The Physical Symptoms of Depression
The Physical Symptoms of Depression
The Physical Symptoms of Depression – With 1 in 4 people suffering from a mental illness in the UK and 1 in 6 being affected specifically by anxiety and depression, people of ages all ages are impacted in their own individual, intricate ways. From skipping important meals to missing work and school, this all-consuming disorder tends to take over your reasons to leave the house and instead cause you a crippling amount of sadness and anxiety.
It can often be easy to forget what life was like prior to this; however, it is important to remember you don’t have to live life under the shadow of your anxieties. Your depression does not define you and it can be beaten. This is why I have created this article based on the innumerable physical symptoms of depression and how recognising them is the first significant step to recovery.
Changes in Appetite and Weight
Because people are affected in completely different ways, appetite and weight loss can often fluctuate within those suffering from depression. If you find yourself unable to get out of bed, or motivate yourself to perform simple everyday responsibilities, then you’ve probably found yourself losing weight; however, if you find comfort in food and the happy fulfilling feeling it brings to you, then you’ve probably found the opposite outcome.
Everyone’s reasons or underlying issues for their depression stems from different causes, meaning most symptoms will be different for everyone. This can be due to just a lower self-esteem, or even a complete lack of energy (further explained below). But it is also important to remember that once you feel as though you have a problem, you must contact a medical professional. Dramatic fluctuation of weight could greatly affect other body function and further impact you physical and mental health.
Lack of Energy
Personally, the biggest impact I found (and still find) after realising I had depression was the lack of energy I had. Even after 10 hours or more of sleep, I couldn’t work out why I was always tired. But after visiting my GP, he told me one very important thing: establish a routine and sleep will come naturally to you.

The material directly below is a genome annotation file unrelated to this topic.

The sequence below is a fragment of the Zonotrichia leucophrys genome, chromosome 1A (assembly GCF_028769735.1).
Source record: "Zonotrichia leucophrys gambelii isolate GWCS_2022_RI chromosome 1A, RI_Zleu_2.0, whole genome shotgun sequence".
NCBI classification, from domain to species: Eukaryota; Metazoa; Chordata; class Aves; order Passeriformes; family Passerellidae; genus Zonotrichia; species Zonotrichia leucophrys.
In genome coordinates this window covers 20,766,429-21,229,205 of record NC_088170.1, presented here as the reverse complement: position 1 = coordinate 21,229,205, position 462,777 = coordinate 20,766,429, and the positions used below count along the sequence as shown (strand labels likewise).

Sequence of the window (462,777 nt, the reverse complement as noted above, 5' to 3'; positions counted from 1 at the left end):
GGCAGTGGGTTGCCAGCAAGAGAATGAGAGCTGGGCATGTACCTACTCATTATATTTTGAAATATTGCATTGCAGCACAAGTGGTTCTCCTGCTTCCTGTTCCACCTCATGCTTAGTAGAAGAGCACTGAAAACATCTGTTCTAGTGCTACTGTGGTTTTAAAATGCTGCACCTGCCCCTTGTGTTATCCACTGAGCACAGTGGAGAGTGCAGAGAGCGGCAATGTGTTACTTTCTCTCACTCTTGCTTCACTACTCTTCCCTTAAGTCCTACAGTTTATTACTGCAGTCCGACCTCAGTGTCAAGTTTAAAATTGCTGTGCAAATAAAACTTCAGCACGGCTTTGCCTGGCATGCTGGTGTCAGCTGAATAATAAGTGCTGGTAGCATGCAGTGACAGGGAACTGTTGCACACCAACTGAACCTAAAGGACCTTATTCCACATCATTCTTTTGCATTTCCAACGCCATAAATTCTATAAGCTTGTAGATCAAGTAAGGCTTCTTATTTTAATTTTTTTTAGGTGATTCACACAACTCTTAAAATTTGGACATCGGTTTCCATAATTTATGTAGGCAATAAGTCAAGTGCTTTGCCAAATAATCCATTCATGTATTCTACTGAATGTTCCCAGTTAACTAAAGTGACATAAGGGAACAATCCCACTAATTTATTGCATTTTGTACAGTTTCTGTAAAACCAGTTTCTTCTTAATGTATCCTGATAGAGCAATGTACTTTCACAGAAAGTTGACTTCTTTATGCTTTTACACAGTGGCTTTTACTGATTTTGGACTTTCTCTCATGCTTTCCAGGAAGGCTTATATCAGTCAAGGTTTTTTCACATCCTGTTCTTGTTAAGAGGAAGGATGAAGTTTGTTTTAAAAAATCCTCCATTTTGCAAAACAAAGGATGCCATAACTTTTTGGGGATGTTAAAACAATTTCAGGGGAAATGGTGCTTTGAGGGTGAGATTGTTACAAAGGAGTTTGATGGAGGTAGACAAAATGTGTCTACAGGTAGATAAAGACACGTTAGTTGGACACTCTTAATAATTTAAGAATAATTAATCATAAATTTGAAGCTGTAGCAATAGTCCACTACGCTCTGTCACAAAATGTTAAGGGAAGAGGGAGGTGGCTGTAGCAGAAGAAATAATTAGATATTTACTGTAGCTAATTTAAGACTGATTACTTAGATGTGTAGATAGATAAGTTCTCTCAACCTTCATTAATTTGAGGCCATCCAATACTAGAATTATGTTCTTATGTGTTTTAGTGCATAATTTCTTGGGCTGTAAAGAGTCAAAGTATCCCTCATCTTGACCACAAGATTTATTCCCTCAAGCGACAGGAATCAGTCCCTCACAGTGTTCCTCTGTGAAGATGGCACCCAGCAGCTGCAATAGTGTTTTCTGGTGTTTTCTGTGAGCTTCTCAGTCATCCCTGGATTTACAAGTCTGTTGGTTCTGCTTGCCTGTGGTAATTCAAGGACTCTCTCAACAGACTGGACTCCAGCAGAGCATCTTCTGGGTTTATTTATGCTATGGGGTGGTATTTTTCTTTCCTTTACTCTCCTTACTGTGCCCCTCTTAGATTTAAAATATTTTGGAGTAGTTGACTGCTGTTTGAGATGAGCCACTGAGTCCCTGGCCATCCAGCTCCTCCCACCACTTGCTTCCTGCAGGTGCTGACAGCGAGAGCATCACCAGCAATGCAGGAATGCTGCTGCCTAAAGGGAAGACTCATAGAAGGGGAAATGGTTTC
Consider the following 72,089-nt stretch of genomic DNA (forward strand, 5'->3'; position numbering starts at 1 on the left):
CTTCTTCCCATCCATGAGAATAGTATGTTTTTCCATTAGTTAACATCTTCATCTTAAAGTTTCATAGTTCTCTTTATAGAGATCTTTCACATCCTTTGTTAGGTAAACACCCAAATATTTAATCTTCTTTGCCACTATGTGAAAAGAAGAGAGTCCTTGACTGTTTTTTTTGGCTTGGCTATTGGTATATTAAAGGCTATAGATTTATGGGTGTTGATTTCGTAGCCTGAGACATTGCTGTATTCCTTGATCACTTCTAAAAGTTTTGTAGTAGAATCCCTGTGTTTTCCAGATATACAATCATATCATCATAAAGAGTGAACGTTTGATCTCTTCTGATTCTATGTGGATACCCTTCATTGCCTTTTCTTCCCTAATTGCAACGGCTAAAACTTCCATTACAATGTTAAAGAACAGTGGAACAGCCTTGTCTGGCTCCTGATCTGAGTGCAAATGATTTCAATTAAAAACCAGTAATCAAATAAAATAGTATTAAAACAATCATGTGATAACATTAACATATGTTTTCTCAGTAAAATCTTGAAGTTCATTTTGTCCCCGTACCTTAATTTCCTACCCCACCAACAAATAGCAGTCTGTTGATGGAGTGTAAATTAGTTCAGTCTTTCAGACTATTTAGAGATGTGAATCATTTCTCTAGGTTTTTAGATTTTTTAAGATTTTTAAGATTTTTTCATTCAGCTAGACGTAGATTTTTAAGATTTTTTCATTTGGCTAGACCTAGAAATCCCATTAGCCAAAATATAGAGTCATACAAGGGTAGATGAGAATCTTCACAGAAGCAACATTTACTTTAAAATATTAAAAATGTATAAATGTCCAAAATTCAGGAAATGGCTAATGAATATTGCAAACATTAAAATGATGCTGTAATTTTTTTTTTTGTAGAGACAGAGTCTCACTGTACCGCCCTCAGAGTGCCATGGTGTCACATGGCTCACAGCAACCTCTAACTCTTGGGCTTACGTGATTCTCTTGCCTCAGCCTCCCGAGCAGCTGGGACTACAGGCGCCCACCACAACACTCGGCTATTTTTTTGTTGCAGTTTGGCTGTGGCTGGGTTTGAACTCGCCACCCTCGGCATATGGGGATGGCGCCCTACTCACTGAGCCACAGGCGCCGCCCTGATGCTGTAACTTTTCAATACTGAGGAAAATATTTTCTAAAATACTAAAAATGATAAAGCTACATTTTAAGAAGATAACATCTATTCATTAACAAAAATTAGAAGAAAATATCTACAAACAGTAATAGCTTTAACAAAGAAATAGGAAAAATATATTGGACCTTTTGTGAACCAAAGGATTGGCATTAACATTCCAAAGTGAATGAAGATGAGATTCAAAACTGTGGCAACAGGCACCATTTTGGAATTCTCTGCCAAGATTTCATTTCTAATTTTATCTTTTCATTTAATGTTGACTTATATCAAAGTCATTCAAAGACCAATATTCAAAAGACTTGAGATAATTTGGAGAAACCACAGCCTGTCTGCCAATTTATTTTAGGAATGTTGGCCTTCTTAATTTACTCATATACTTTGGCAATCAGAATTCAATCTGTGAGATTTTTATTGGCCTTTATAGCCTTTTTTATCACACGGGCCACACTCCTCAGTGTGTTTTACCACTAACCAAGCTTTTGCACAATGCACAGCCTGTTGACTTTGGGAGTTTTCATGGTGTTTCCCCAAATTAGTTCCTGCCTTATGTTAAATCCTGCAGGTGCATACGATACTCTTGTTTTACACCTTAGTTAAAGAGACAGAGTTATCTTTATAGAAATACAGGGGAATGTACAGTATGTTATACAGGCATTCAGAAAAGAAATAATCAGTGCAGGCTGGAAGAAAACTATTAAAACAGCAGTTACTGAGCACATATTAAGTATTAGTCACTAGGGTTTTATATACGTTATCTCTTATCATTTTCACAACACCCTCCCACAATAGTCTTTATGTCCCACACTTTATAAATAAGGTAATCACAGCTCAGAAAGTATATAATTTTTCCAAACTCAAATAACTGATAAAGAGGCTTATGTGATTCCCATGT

If you sleep for too long, or for too little, chemicals within your body will become disrupted and create an imbalance which will ultimately lead to fatigue and a lack of energy. The chemicals we possess are very powerful and must be respected to remain a functioning member of society. To feel rested, a maximum 8 hours of sleep is recommended. Even if your depression is telling you to stay asleep, find something to do which will motivate you to get up and remain busy until it is time to go to bed at an appropriate time. The busier your daily routine becomes, the better you will feel.
Lack of Motivation
With a lack of energy also comes a lack of motivation to complete even the simplest of jobs. This can involve life’s necessities such as keeping clean or even manging your own money (but resources such as this mental health and money advice site can help with this so you can focus on getting better and managing your illness). In order to improve this, then it is definitely recommended that you speak to your GP, especially if these feelings impact your attitude towards living. But one way that you can help yourself is yet again through the establishing of a routine. By incorporating things that you love and enjoy taking part in into your schedule, you’re more likely to feel satisfied for getting out of bed and achieving something rather than wallowing on repeat for hours upon end. Anything is better than nothing, and your mental illness does not own you.
Changes to Your Menstrual Cycle
It is not yet known the exact cause of why depression can affect your menstrual cycle. However, because the mental illness is renowned for causing chemical and hormonal imbalances, this can ultimately lead to a missed period or even a skipped one. Either way, if you notice a change in your menstrual cycle, then unquestionably contact your doctor, especially as this can be linked to many other causes.
An increase in your appetite and the overall weight that you put on may also be another reason for fluctuations in your periods. This is due to an excessive amount of oestrogen being produced. Not only does this create a hormonal imbalance, but it can cause your periods to become irregular or to cease altogether.
So, after reading this article, I hope you have identified potential reasons for why you have contracted these symptoms; however, it is important to remember that this is not the equivalent of your doctor’s professional opinion. So, stop reading, book an appointment with you GP and begin your journey to a more fulfilling life.